The Welsh Government have today set out details of the provisional distribution of £4.2 billion of public funds to the 22 Welsh local authorities, with Wrexham Council getting the 8th ‘best’ settlement.
The settlement table is below, with Wrexham due to see a -0.3% cut in the 2018-19 settlement figure. All local authorities in Wales have seen a cut, aside from Cardiff.
The 0.3% cut means the settlement is down from the current £174,049,000 to £173,485,000 – a drop of £564,000.
Looking ahead Finance Secretary Mark Drakeford has trailed that the indicative settlement for 2019-20 shows a likely reduction of 1.5% is on the cards – which based on todays figures would be a hefty £2,602,272 .
Wrexham Council Leader Mark Pritchard has said, “I am disappointed that the Welsh Government has reduced the resources available for essential Local Government services. In Wrexham, this settlement will require the Council to make around £6m of cuts. Wrexham has the 18th lowest funding per head of population.
“The Council will continue to work hard to reduce the impact of these savings on the people of Wrexham County Borough and will continue to prioritise the most vulnerable.
“I will be responding to this Welsh Government provisional settlement during the formal consultation period which ends on 21 November 2017.”
Lesley Griffiths, Wrexham’s AM said: “As long as the Tory UK Government continue to pursue their failed austerity agenda, difficult decisions will have to be made by both the Welsh Government and local authorities throughout Wales. Since 2010, £1.2bn has been cut from Welsh budget by the UK Government and the Chancellor of the Exchequer has outlined further unallocated cuts of £3.5bn in 2019-20, which will undoubtedly impact upon Wales.”
“In spite of the challenging circumstances, I believe many will recognise the Welsh Government has delivered a pragmatic provisional settlement, aiming to provide stability and protect key public services from Tory austerity.”
“Wrexham Council’s 0.3% cut is far from ideal but remains the eighth best settlement out of Wales’ 22 local authorities and could certainly have been a great deal worse. The announcement enables the Council to plan for the future and focus on delivering fundamental public services for local residents.”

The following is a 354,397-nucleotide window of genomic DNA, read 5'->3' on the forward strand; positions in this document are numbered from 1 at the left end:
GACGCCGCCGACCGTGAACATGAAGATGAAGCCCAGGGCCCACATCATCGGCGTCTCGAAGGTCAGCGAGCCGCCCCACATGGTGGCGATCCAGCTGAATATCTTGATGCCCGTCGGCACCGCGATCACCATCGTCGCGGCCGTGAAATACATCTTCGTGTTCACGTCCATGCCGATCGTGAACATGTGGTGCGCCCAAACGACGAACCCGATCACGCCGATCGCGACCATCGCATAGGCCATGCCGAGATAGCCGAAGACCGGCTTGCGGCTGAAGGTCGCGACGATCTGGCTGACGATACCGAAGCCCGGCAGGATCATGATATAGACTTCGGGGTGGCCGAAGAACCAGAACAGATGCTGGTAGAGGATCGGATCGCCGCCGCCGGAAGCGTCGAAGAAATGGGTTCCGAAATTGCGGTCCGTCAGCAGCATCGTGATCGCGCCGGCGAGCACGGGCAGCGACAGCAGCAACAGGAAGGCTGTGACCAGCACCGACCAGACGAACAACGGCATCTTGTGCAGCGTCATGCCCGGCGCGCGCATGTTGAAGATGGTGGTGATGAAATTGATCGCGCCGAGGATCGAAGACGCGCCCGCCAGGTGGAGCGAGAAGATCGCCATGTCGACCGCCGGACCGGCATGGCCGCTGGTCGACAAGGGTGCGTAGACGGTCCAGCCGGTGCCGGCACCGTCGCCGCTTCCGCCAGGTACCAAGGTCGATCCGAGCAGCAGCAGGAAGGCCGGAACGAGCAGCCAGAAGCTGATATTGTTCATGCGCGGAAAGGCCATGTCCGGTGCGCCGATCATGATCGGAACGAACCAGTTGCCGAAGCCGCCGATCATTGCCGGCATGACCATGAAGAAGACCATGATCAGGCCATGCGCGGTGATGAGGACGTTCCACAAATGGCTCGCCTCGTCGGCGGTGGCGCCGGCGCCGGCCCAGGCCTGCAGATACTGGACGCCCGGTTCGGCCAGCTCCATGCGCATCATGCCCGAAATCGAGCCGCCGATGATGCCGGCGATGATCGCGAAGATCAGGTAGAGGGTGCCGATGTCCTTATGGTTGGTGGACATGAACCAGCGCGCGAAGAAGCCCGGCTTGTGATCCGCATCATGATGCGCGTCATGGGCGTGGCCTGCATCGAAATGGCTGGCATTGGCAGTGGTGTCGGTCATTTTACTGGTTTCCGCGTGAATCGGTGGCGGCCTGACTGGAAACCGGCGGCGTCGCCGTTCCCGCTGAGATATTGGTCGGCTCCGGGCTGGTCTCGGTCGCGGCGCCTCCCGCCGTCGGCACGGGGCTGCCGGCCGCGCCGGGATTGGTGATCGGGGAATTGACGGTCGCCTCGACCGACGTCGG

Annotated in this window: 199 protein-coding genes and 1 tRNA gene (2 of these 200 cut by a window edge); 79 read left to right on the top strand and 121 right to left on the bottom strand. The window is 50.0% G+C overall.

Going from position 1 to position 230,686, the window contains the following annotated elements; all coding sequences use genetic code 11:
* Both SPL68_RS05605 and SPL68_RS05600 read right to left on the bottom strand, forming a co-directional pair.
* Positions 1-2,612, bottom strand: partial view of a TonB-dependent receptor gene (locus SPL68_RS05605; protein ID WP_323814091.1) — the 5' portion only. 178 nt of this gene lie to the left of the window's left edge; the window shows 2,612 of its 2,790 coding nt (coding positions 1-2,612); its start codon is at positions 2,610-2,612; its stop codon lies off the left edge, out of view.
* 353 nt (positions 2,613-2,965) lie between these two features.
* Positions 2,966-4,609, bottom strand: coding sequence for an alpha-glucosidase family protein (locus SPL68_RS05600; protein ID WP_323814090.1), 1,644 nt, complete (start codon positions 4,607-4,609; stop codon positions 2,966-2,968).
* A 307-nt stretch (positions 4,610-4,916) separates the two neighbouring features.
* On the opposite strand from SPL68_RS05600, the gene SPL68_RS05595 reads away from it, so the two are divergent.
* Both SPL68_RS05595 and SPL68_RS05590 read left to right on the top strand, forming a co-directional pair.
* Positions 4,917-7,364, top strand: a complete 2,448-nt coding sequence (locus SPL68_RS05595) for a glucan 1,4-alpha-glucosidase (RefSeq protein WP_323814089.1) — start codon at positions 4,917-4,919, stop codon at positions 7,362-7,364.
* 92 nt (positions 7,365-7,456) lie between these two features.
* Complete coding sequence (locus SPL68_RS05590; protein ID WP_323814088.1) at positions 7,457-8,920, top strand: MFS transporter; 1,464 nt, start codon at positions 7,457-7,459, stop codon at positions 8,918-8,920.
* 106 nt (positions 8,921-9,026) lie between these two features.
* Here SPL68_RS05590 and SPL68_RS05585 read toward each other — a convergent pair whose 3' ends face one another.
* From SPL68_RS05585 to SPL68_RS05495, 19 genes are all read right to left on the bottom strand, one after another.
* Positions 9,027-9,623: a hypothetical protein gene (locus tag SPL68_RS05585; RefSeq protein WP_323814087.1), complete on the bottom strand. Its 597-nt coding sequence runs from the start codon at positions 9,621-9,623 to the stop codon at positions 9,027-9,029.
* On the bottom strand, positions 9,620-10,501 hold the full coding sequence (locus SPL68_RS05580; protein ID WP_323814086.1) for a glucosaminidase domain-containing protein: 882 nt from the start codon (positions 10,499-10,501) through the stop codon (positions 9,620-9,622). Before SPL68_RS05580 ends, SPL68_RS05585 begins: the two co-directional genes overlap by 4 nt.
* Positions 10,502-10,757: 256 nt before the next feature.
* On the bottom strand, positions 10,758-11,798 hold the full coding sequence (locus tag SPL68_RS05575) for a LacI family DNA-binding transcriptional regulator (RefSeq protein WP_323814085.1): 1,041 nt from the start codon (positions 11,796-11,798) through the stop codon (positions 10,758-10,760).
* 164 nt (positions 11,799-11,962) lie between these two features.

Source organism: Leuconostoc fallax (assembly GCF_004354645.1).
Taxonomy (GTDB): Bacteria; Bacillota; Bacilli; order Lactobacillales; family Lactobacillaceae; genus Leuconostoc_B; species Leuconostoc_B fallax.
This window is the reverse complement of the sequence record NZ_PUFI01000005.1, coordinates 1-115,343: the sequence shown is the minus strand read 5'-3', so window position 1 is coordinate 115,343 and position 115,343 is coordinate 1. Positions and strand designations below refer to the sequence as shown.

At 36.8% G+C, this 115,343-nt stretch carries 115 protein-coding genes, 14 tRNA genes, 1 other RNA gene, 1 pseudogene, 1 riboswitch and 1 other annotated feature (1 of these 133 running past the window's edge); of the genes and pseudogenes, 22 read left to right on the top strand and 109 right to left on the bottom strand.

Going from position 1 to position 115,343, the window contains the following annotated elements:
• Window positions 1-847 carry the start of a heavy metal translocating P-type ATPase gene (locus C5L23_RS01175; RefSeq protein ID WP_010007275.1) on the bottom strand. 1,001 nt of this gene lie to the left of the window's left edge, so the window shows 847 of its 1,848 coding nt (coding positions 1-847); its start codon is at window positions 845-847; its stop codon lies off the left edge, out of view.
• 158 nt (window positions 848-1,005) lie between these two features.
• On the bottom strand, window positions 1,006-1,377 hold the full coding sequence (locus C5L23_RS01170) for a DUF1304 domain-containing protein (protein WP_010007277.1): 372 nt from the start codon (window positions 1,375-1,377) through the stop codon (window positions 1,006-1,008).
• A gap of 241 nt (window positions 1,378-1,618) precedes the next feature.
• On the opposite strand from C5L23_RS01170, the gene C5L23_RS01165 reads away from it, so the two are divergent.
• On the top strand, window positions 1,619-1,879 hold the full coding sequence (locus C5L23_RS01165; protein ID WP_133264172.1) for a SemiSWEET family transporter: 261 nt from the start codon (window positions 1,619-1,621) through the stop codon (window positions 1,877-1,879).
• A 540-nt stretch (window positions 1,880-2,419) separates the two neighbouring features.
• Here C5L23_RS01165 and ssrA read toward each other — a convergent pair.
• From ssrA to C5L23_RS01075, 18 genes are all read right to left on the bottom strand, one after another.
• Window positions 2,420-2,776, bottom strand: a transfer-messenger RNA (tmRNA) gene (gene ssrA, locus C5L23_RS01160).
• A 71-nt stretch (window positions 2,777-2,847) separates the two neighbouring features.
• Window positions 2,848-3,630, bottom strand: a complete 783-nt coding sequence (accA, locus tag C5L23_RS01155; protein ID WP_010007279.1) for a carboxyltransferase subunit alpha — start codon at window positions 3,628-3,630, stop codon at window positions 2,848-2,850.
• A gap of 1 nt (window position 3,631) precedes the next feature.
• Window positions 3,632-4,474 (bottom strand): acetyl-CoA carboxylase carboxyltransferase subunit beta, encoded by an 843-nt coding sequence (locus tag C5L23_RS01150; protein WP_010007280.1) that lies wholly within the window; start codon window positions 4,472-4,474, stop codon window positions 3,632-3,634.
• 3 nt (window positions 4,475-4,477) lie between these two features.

Announcing the provisional settlement, Mark Drakeford said: “Last year I told local authorities to prepare for the tougher times and harder choices that lay ahead as the flawed and failed policy of austerity continues to hit Wales hard.
“My priority, using a formula we have agreed with local government, is to try and protect councils from the worst of the cuts passed on to us by the UK Government. I think this is reflected in the settlement for 2018-19.
“We have acted to protect funding for key public services such as schools and social care while also recognising the pressures that exist in areas such as homelessness prevention.
“If the Chancellor of the Exchequer follows our advice and does not proceed with cuts in the Autumn Budget then my first priority will be to look again at the cuts we have been forced to make in 2019-20.
“Next year’s settlement might be difficult. We have done all we can to make it manageable.Councils must now use this time to plan ahead and ensure that funding goes to the services and people who need it the most.”
‘the War of Attrition continues’ says WLGA
The Welsh Local Government Association has commented on the settlement figures saying: “The local government settlement announced by Welsh Government continues an eight-year run of real terms reductions to local government funding.
“In the context of ongoing and prolonged austerity, councils will view this as a very difficult and challenging settlement for supporting vital services that contribute to the education, health and well- being of our communities. Leaders across Wales have pushed for parity of funding and particularly sought new investment in a range of services, such as economic development, environmental health and transport, which have been pummeled by cuts.
“The headline reduction of 0.5% fails to recognise the full story; with service pressures that amount to £212m in 2018-19 alone, the sector will have to look for savings of nearly 4.5% of net budgets in the next financial year. This comes on top of cuts of over £1bn that have been made to date and 25,000 job losses across the sector. While the reduction is within the range predicted by the WLGA, local government is still bearing the heaviest burden of austerity.”
Commenting on the draft settlement, Councillor Debbie Wilcox (Newport), WLGA Leader said: “I have gone on record on a number of occasions to express my frustrations with the UK Government’s austerity agenda; it clearly isn’t working. The competing demands on the Welsh Government’s own funding presents the Cabinet Secretary with difficult choices and we recognize his efforts to try to protect local services. The problem for local government is that we are now in a ‘war of attrition’. Services are wearing down to the point of collapse and the public are rightly growing frustrated in terms of paying council tax and yet seeing key community functions cut or closed.”